Exotic Tropical Fruits on Stamps
By Barry Floyd
Barry Floyd offers something to tempt your taste buds, as well as your collecting habits, as he serves up a delicious sample of the types of exotic tropical fruits that can be found on stamp issues from around the world.
We are accustomed today to seeing a selection of tropical fruits for sale in our supermarkets: tasty and nutritious items such as avocado, banana, citrus, coconut, mango and pineapple (Fig 1).
With careful cultivation, transportation by sea or air, and efficient distribution to retailers following their arrival in the UK the consumer demand for these exotic products is effectively met.
A matter of taste
However, there are many other tropical fruits that are not widely viewed in England at present. Indeed, for a number of reasons, they are likely to remain largely unknown to the average shopper. A chief reason is a general ignorance concerning the palatability and health benefits of many tropical products; the fact that the same fruit can have different names in many different countries does not help matters. Were Western consumers given a chance to sample some of the local fruits depicted here and learn of their nutritional qualities, medicinal uses and even ‘superfood’ status, a desire to see them on sale here might well arise. To begin the discovery of fruits you might not want to be missing, check out those shown in the Bermuda issue (Fig 2). Sensitive matters of taste are involved.
Expatriates living in the tropics and subtropics can vouch for the attractiveness of these fruits and their appealing tastes. Having lived and worked for some years in Jamaica, Nigeria and Malaysia, the author can personally extol the merits of such items as, e.g., ackee, durian, lychee, rambutan and sapodilla.
Probably the main reason why these fruits are absent from our Western menus is one of perishability. Many are softfleshed, easily bruised and swift to spoil after ripening, although as indicated, their shipment and economic viability might be possible should sufficient demand for the delicacies arise.
Three Cuban fruits are shown in Figure 3. The 1c. stamp depicts a dark purple Camilo or Star Apple; the 2c. stamp shows a Chiromoya fruit while the 10c. stamp features a Custard Apple (Anona muricato).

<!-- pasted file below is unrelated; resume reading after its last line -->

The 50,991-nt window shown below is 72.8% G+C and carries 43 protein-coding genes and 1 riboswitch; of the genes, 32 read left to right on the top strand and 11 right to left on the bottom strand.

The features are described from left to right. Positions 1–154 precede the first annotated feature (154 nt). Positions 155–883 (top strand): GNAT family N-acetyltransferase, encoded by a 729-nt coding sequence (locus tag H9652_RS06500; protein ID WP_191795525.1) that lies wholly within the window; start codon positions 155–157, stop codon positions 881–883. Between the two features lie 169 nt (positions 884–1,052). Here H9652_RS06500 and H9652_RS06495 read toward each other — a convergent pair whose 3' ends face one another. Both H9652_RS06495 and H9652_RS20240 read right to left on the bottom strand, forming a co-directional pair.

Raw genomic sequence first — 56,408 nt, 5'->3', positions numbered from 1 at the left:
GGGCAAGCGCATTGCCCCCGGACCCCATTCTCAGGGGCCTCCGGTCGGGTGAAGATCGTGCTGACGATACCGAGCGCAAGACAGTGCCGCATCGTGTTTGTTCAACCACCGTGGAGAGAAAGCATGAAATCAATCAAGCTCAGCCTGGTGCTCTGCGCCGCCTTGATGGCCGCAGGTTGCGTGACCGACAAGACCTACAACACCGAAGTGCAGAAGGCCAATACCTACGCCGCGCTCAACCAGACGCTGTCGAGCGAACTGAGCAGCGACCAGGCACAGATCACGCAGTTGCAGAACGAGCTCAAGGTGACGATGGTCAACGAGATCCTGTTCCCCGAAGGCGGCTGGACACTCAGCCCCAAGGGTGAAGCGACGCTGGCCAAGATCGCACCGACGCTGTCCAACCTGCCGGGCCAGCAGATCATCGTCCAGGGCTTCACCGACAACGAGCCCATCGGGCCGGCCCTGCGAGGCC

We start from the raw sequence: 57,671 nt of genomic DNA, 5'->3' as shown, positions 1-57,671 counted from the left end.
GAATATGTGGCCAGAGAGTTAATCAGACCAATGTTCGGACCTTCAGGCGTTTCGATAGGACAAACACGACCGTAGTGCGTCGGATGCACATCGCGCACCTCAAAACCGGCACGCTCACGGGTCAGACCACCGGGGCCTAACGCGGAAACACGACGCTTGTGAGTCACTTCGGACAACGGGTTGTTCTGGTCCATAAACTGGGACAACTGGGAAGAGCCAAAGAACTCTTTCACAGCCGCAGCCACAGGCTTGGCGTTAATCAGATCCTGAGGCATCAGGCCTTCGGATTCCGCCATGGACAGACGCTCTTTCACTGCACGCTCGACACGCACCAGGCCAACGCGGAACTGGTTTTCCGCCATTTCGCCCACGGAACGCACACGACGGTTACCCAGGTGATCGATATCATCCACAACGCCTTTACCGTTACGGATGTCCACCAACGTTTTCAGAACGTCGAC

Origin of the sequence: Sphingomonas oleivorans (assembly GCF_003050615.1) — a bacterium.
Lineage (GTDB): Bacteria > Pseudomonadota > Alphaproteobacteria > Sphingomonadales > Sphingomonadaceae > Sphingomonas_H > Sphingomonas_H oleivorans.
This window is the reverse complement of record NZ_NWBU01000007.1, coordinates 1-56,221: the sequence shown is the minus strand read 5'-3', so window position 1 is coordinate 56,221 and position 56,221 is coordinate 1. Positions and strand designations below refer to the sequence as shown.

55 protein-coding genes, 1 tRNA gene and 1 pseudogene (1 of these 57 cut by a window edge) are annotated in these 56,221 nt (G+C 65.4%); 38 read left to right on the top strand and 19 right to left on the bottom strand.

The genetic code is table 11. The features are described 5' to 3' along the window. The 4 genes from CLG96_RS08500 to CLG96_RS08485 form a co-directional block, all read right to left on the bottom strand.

Stamps from the Cayman Islands are shown in Figure 4. The 5c. stamp shows Ackee (Bligha sapida), which is native to West Africa. It found its way to the New World as a staple food for slaves but has since become a traditional food much favoured by West Indians The 25c. stamp depicts Breadfruit (Artocarpus communis). This crop was originally grown over much of South East Asia and the Pacific Islands. Its name is derived from the cooked fruit which resembles freshly-baked bread. Its potential as a cheap, high energy source of food for slaves led to a British Naval Expedition to Tahiti in 1787 led by Captain Bligh on HMS Bounty. The crew mutinied and Bligh and loyal crew members were cast adrift. Miraculously they were able to reach Portuguese Timor, 6710km to the west, and eventually returned to England.
A second and this time successful expedition was mounted by Bligh in 1791 and Breadfruit was introduced to the West Indies.
The $1 stamp shows Soursop (Annona muricata). This is the fruit of a Central American tree, now found in Sub-Saharan Africa and South East Asia. Its taste is likened to a combination of strawberry and pineapple, with an underlying creamy flavour reminiscent of bananas.
In 1986 Nicaragua marked the 40th anniversary of the United Nations Food and Agricultural Organisation with an issue showing native fruits (Fig 5). The 1cor. stamp illustrates Maranon (Anacardium occidentale); the first 3cor. stamp shows Pitahaya or a Tree Cactus; the second 3cor. features Granadilla (Passiflora ligularis), closely related to Passion Fruit. The 5cor. stamp shows another Custard Apple, a sliced-open version of that shown on the 10c. Cuban stamp in Figure 3. The 21cor. stamp depicts Melocoton (Prunus persice) while the high value 100cor. stamp illustrates Mamey (Pouteria sapota) with a creamy sweet interior.
Panama chose to feature some national fruits in a 1990 issue (Fig 6). The 20c. stamp shows tiny Nince (Byrsonima crassifolia); the 35c. stamp depicts Piba (Bactris gasipaes), while the 40c. stamp portrays a bright orange version of the Maranon fruit shown on the 1cor. Nicaraguan stamp in Figure 5.
Traditional fruits consumed locally in Guinea-Bissau appear on four stamps issued in 1992 (Fig 7). The 500p. stamp features an orange coloured Fole de Elephante (Landolfia owariensis); The 1500p. stamp shows Po de Veludo (Dialium guineesis); the 2000p. stamp illustrates pendulous Calabaceira (Adonsonia digitata) while the 3000p. stamp features Faroba (Parkia biglobosa).
Four local fruits from trees are displayed in a 1993 issue from Malawi, with outlines of the trees shown on the stamps (Fig 8). The 20t. stamp shows Mateme (Strychnos spinosa); the 75t. stamp depicts Mlamba (Adonsonia digitata), another representation of the fruit is shown in the 2000p. Guinea-Bissau stamp in Figure 7. The tree is more commonly known as a Baobab and, in Southern Africa, is popularly called the ‘Upside Down Tree’ since its roots appear to be exposed above ground while the crown is buried. The 95f. stamp shows Mpinji (Ximenia caffra) while the high value K2. stamp displays Masuku (Uapaca kirkiana).
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